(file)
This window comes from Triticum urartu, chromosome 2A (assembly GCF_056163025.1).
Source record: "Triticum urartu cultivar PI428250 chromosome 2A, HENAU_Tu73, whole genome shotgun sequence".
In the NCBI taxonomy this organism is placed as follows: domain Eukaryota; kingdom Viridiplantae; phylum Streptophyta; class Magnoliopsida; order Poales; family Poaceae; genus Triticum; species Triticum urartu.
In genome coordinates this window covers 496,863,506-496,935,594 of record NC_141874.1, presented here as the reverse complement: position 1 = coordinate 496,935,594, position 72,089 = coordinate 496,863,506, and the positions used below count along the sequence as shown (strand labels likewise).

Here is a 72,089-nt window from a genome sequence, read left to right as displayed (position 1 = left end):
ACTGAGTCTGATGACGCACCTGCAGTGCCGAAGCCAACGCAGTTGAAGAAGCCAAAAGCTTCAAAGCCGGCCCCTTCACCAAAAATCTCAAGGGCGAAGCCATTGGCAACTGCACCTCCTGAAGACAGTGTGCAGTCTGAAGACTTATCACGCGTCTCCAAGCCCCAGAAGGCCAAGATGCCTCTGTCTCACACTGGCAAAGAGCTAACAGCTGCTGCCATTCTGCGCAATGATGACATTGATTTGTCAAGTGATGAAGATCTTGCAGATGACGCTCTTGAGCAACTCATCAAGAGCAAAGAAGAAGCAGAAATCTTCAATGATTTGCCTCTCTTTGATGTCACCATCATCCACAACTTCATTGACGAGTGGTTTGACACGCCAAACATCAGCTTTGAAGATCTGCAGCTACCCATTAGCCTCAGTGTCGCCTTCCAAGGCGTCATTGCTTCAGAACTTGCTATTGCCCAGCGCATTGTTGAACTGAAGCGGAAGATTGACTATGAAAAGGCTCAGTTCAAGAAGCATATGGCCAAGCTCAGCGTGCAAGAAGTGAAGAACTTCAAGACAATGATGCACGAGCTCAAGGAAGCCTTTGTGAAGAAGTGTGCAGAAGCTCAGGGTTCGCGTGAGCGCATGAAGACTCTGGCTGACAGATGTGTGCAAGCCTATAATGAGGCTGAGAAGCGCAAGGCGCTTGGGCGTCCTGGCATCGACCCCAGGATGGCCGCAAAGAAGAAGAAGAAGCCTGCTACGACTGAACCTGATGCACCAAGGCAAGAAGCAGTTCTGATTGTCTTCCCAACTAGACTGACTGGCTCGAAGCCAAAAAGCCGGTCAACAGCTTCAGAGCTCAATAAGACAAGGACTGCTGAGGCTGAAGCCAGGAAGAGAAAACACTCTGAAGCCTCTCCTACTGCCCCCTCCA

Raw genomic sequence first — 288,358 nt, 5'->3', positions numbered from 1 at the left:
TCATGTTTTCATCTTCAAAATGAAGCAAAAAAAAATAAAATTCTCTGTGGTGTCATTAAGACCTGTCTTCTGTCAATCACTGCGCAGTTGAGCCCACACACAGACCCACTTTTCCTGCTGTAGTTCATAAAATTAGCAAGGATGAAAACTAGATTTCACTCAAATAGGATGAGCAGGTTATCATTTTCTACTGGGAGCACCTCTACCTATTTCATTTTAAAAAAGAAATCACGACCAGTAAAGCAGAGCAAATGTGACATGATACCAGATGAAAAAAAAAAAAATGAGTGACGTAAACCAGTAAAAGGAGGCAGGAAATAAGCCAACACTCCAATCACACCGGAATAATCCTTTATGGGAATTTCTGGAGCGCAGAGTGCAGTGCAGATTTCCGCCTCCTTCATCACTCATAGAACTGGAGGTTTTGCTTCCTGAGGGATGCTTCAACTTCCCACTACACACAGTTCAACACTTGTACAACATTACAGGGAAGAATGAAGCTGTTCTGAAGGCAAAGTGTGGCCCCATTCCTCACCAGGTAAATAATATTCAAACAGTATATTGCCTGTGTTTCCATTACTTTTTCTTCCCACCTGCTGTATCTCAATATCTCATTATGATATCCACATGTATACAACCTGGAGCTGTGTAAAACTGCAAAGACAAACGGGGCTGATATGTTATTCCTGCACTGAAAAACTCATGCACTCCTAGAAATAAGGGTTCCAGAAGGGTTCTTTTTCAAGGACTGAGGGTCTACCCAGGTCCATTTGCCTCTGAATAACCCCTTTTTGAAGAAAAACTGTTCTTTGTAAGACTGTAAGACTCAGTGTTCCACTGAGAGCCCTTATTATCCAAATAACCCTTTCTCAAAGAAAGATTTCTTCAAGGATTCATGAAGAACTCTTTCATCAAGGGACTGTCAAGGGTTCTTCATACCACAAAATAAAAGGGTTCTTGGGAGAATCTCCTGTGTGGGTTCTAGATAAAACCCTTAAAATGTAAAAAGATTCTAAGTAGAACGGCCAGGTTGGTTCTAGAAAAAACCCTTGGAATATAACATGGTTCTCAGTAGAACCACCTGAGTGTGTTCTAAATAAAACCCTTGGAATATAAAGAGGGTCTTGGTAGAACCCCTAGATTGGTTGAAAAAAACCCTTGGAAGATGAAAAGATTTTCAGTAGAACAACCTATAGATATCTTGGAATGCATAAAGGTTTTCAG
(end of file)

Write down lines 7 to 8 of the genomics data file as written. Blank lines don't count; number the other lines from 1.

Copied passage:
Raw genomic sequence first — 288,358 nt, 5'->3', positions numbered from 1 at the left:
TCATGTTTTCATCTTCAAAATGAAGCAAAAAAAAATAAAATTCTCTGTGGTGTCATTAAGACCTGTCTTCTGTCAATCACTGCGCAGTTGAGCCCACACACAGACCCACTTTTCCTGCTGTAGTTCATAAAATTAGCAAGGATGAAAACTAGATTTCACTCAAATAGGATGAGCAGGTTATCATTTTCTACTGGGAGCACCTCTACCTATTTCATTTTAAAAAAGAAATCACGACCAGTAAAGCAGAGCAAATGTGACATGATACCAGATGAAAAAAAAAAAAATGAGTGACGTAAACCAGTAAAAGGAGGCAGGAAATAAGCCAACACTCCAATCACACCGGAATAATCCTTTATGGGAATTTCTGGAGCGCAGAGTGCAGTGCAGATTTCCGCCTCCTTCATCACTCATAGAACTGGAGGTTTTGCTTCCTGAGGGATGCTTCAACTTCCCACTACACACAGTTCAACACTTGTACAACATTACAGGGAAGAATGAAGCTGTTCTGAAGGCAAAGTGTGGCCCCATTCCTCACCAGGTAAATAATATTCAAACAGTATATTGCCTGTGTTTCCATTACTTTTTCTTCCCACCTGCTGTATCTCAATATCTCATTATGATATCCACATGTATACAACCTGGAGCTGTGTAAAACTGCAAAGACAAACGGGGCTGATATGTTATTCCTGCACTGAAAAACTCATGCACTCCTAGAAATAAGGGTTCCAGAAGGGTTCTTTTTCAAGGACTGAGGGTCTACCCAGGTCCATTTGCCTCTGAATAACCCCTTTTTGAAGAAAAACTGTTCTTTGTAAGACTGTAAGACTCAGTGTTCCACTGAGAGCCCTTATTATCCAAATAACCCTTTCTCAAAGAAAGATTTCTTCAAGGATTCATGAAGAACTCTTTCATCAAGGGACTGTCAAGGGTTCTTCATACCACAAAATAAAAGGGTTCTTGGGAGAATCTCCTGTGTGGGTTCTAGATAAAACCCTTAAAATGTAAAAAGATTCTAAGTAGAACGGCCAGGTTGGTTCTAGAAAAAACCCTTGGAATATAACATGGTTCTCAGTAGAACCACCTGAGTGTGTTCTAAATAAAACCCTTGGAATATAAAGAGGGTCTTGGTAGAACCCCTAGATTGGTTGAAAAAAACCCTTGGAAGATGAAAAGATTTTCAGTAGAACAACCTATAGATATCTTGGAATGCATAAAGGTTTTCAG